For my new job I'll have to commute about 10 - 20km (6 - 12mi) each day (one trip) in flat terrain. Right now, I'm commuting 6km/4mi each day, with an elevation gain of 160m uphill to work.

I'm riding a hybrid bicycle with a gear hub (only one gear lever) and a straight handle bar.

I assume that for my new route, a more aerodynamic position would be nice and I'm pondering about a better handlebar choice -- drop handlebars or tri bars as addition to my straight handlebar? Is it just a matter of personal preference, or are there general pros and cons?

The route will be mostly on a seperate bike lane next to a road with little traffic.

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    You'll want a different bike if you change the handlebar type most likely -- your riding geometry will change a good amount by switching to drops (and you'll have some work to deal with the IGH shifter on drops). And you're not racing (making tri-bars silly), just having a short commute so a flat bar is pretty fine. It's personal preference, you'll likely find your existing bike fine for a short ride like this. – Batman Jun 26 '15 at 22:56
  • Well, I wouldn't consider 2x20km daily a short ride, and I'm already getting annoyed by wind resistance if I'm driving on a flat route with this bike... – Jasper Jun 27 '15 at 0:20
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    Well, try the bike for a bit, maybe with some bar ends. If it doesn't work out, you can always get a drop bar bike (not designed for racing -- you don't want to arrive at work drenched in sweat). Tri-bars are pretty much only useful for races, so they should be out. – Batman Jun 27 '15 at 0:53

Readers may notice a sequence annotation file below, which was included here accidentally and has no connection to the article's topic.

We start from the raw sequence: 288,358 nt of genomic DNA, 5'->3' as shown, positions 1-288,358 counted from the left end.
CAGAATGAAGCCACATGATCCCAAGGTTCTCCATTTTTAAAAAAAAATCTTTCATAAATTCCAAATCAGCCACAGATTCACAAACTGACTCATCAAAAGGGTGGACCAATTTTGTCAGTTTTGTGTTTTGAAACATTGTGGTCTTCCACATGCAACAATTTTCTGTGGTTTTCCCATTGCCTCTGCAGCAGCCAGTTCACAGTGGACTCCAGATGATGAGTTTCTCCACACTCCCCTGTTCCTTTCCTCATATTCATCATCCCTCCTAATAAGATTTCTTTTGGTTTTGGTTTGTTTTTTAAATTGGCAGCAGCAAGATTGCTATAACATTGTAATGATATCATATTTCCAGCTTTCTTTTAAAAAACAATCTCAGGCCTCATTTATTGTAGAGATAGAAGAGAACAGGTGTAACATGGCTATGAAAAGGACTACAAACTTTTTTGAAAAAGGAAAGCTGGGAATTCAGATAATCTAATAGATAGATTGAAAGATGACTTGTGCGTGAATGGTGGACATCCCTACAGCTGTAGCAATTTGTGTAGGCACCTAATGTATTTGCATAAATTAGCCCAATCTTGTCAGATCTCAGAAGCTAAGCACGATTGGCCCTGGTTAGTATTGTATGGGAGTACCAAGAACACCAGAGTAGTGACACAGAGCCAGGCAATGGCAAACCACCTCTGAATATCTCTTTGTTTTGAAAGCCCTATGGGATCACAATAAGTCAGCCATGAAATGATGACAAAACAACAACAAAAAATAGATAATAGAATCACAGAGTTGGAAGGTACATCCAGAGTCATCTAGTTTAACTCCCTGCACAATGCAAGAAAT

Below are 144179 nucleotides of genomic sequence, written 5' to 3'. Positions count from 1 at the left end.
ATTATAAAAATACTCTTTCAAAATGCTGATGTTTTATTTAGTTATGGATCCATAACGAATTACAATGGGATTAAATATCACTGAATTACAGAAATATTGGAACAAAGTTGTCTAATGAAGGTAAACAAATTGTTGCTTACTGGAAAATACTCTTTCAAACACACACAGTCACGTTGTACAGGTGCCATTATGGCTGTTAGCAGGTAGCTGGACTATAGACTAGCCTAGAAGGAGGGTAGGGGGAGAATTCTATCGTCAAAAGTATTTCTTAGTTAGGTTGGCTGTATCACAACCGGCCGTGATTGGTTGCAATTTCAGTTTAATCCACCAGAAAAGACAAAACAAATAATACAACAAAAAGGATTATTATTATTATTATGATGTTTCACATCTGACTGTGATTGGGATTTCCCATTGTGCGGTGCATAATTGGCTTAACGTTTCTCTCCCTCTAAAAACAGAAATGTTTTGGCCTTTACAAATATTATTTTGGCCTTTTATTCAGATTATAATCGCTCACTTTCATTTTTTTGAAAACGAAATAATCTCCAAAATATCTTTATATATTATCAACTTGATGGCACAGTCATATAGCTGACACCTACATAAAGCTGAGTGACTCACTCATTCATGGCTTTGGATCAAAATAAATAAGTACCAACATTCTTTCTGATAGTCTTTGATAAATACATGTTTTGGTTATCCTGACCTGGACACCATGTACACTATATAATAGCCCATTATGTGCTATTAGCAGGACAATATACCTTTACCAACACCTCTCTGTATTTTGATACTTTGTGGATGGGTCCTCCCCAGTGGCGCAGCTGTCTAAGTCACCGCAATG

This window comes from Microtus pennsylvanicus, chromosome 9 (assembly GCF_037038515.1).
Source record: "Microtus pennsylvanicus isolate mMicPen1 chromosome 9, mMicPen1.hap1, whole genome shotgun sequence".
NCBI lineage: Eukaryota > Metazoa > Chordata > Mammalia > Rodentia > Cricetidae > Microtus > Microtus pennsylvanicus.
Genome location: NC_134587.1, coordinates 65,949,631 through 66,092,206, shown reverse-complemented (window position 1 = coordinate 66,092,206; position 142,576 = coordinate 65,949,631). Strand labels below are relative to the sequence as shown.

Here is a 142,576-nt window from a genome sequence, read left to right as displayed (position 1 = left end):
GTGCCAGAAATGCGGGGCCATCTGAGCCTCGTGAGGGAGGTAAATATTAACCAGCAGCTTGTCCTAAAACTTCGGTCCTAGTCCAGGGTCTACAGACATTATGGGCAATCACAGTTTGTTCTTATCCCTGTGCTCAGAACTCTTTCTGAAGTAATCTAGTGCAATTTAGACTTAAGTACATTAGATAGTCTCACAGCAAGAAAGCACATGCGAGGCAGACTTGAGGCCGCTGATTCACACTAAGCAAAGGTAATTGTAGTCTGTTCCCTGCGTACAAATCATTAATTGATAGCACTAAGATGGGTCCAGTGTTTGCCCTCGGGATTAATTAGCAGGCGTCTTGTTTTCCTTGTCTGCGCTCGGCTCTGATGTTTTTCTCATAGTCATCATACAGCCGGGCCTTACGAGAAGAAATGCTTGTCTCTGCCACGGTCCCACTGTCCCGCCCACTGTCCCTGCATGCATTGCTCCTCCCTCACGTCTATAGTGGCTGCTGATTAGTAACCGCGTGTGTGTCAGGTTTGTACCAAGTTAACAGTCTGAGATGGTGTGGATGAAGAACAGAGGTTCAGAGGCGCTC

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    Putting yourself in a more aerodynamically position sure helps, and you will notice a good difference, so give them a try. Be careful though that this might be expensive as you will have to change brake and shifter levers and possibly even the whole brake system. And the most important thing, never forget that ultimately the best set up is the one you feel comfortable in. – super Jun 27 '15 at 19:55

When spending more time on your bike, it's good to be able to vary your position. For that reason alone I would advice a drop bar or butterfly bar. It'll prevent all kind of small complaints about wrists, shoulders and back.

Getting in better shape because of the extra daily exercise, you'll gradually feel more comfortable in a more sportive (aerodynamic) position.


I'd start off just riding your bike and noticing what you like (and don't like about your position). Mostly I'd worry about the bars being too low and not having enough options (get low to get out of the wind, sit up straight when your back or neck needs a break, and on and on...). The important thing is that you're comfortable – and as long as the bike comes reasonably close to fitting you you'll be able to make adjustments that will make it very comfortable.

But back to your question. There are three general bar options:

  1. Flat bars like you've got and their variants (mustache bars, albatross bars, hershey bars, all sorts of fun to be had here). If you don't ride hard and like an upright posture, this would be where to start looking if you need more variety in your position.
  2. Trekking or butterfly bars, these are basically flat bars with a larger range of positions. The forward position is a way to "drop down" a bit to avoid wind drag.
  3. Dropped or road bars. These are my favorites. I like the range of positions and I'm used to them. But, really big but, they are close to useless if you can't get them up high enough. I run mine with the top of the bars about level with my seat, so riding on the tops of the bars my posture is pretty much the same as it would be with flat bars. However, I can also lean a bit forward, riding with my hands on the hoods of the brake levers, or if there's a headwind or I'm trying to look cool and fast I can drop down onto the bottom of the bars. But most of the time I ride on the top of the bars or on the hoods. So I think you don't need to be in any rush to buy new bars.